>>>> Algo (1) When an "enable-event"/"start" command is executed,
>>>> the sessiond will get, in return for sending an enable-event
>>>> command to the application (which apply to a channel within a
>>>> session), a variable-sized array of enabled events (remember,
>>>> we can enable a wildcard!), along with their name, loglevel,
>>>> field name, and field type. The sessiond proceeds to check
>>>> that each event does not conflict with another event in the
>>>> registry with the same name, but having different field
>>>> names/types or loglevel. If its field names/typing or
>>>> loglevel differ from a previous event, it prints a warnings.
>>>> If it matches a previous event, it re-uses the same ID as the
>>>> previous event. If no match, it allocates a new event ID. It 
>>>> sends a command to the application to let it know the mapping
>>>>  between the event name and ID for the channel. When the 
>>>> application receives that command, it can finally proceed to
>>>> attach the tracepoint probe to the tracepoint site.
>>>> The sessiond keeps a per-application/per-channel hash table
>>>> of already enabled events, so it does not provide the same
>>>> event name/id mapping twice for a given channel.
> and per-session ?
>> Yes.
> Of what I understand of this proposal, an event is associated to 
> per-user/per-session/per-apps/per-channel values.
>> Well, given that channels become per-user, an application will
>> write its data into the channel with same UID as itself. (it
>> might imply some limitations with setuid() in an application, or
>> at least to document those, or that we overload setuid())
>> The "per-app" part is not quite right. Event IDs are re-used and
>> shared across all applications that belong to the same UID.
> (I have a question at the end about how an event ID should be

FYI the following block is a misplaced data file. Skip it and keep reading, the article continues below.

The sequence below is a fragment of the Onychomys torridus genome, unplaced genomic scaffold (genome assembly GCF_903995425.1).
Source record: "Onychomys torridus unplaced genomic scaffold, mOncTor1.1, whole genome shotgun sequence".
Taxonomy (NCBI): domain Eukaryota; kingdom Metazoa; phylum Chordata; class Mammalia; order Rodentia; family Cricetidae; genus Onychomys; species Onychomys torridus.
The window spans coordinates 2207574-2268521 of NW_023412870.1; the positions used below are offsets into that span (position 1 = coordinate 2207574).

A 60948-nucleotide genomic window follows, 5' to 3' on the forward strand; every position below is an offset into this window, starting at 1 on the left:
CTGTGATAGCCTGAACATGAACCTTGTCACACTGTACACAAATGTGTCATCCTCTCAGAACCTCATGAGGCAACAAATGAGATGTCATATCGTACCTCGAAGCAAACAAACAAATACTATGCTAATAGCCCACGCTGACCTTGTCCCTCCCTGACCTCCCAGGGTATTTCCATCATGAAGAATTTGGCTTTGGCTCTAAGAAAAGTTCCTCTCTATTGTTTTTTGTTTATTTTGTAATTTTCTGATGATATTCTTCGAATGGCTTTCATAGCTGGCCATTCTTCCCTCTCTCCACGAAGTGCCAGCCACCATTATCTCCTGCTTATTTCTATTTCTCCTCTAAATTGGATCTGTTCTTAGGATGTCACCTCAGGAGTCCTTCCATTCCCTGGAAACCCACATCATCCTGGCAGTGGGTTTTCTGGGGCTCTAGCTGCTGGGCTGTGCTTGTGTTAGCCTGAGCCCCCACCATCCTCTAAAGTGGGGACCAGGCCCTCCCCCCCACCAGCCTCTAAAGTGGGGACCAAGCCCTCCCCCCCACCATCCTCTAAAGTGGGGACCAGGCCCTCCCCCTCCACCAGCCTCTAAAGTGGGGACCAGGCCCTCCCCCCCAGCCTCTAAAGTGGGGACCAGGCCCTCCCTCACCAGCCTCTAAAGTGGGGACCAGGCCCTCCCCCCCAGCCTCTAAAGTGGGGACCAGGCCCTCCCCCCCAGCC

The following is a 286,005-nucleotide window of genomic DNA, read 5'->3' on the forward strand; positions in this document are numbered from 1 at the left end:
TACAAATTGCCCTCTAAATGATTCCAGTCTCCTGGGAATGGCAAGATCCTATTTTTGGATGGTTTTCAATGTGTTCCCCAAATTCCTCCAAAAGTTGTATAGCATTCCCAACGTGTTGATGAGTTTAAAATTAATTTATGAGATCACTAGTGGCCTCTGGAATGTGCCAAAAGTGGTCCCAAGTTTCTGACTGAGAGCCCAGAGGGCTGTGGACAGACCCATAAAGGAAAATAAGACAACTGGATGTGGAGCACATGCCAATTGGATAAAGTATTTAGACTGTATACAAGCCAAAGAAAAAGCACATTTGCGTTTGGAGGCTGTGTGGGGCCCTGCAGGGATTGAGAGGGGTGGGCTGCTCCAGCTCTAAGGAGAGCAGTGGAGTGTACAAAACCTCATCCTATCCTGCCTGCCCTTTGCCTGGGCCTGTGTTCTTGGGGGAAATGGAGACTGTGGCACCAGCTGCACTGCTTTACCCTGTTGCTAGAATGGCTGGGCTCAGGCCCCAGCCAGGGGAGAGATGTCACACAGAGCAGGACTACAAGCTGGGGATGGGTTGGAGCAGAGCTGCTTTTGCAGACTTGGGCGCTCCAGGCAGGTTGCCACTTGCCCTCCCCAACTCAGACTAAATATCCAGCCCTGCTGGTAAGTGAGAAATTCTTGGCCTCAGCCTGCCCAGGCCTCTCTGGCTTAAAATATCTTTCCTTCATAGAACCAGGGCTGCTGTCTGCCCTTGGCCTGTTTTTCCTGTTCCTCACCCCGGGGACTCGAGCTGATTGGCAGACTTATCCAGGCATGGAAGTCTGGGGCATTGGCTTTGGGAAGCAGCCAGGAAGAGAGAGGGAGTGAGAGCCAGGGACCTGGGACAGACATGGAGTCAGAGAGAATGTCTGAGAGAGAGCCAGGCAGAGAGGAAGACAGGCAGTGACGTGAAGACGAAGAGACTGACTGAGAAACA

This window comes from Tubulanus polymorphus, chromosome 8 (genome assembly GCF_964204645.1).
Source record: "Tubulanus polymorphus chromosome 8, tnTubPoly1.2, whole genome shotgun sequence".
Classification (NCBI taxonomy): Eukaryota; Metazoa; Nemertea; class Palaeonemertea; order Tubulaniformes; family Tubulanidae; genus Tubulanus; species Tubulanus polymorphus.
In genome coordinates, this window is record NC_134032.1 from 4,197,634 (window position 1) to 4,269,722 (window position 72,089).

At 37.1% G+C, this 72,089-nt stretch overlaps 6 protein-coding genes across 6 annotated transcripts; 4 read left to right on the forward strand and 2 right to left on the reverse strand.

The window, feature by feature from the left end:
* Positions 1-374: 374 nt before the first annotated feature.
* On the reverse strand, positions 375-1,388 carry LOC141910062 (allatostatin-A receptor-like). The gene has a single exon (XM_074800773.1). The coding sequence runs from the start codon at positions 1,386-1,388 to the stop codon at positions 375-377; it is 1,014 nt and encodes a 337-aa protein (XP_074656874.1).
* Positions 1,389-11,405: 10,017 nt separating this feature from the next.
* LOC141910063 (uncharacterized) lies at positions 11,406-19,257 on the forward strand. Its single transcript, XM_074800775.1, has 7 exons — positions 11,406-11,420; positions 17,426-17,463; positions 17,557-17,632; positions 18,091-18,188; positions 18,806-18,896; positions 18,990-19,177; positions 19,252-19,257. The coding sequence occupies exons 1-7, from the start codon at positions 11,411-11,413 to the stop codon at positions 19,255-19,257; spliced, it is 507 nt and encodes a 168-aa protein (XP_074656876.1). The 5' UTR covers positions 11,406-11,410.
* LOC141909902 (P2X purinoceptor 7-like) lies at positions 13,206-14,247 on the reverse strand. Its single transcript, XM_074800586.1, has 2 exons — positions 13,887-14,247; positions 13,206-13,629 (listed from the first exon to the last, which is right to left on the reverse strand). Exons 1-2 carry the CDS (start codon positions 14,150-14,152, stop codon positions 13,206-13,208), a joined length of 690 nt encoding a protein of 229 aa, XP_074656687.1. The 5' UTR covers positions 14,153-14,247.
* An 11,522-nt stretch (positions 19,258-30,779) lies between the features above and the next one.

> generated)
>>>> Algo (2) In the case where a library (.so) is being loaded in
>>>> the application while tracing, the update sequence goes as
>>>> follow: the application first checks if there is any session
>>>> created. It so, it sends a NOTIFY_NEW_EVENTS message to the
>>>> sessiond through the communication socket (normally used to
>>>> send ACK to commands). The lttng-sessiond will therefore need
>>>> to listen (read) to each application communication socket,
>>>> and will also need to dispatch NOTIFY_NEW_EVENTS messages
>>>> each time it expects an ACK reply for a command it has sent
>>>> to the application.
> Taking back the last sentence, can you explain more or clarify the 
> mechanism here of "dispatching a NOTIFY_NEW_EVENTS" each time an
> ACK reply is expected?... Do you mean that each time we are waiting
> for an ACK, if we get a NOTIFY instead (which could happen due to a
> race between notification and command handling) you will launch a
> NOTIFY code path where the session daemon check the events hash
> table and check for event(s) to pull from the UST tracer? ... so
> what about getting the real ACK after that ?
>> In this scheme, the NOTIFY is entirely asynchronous, and gets no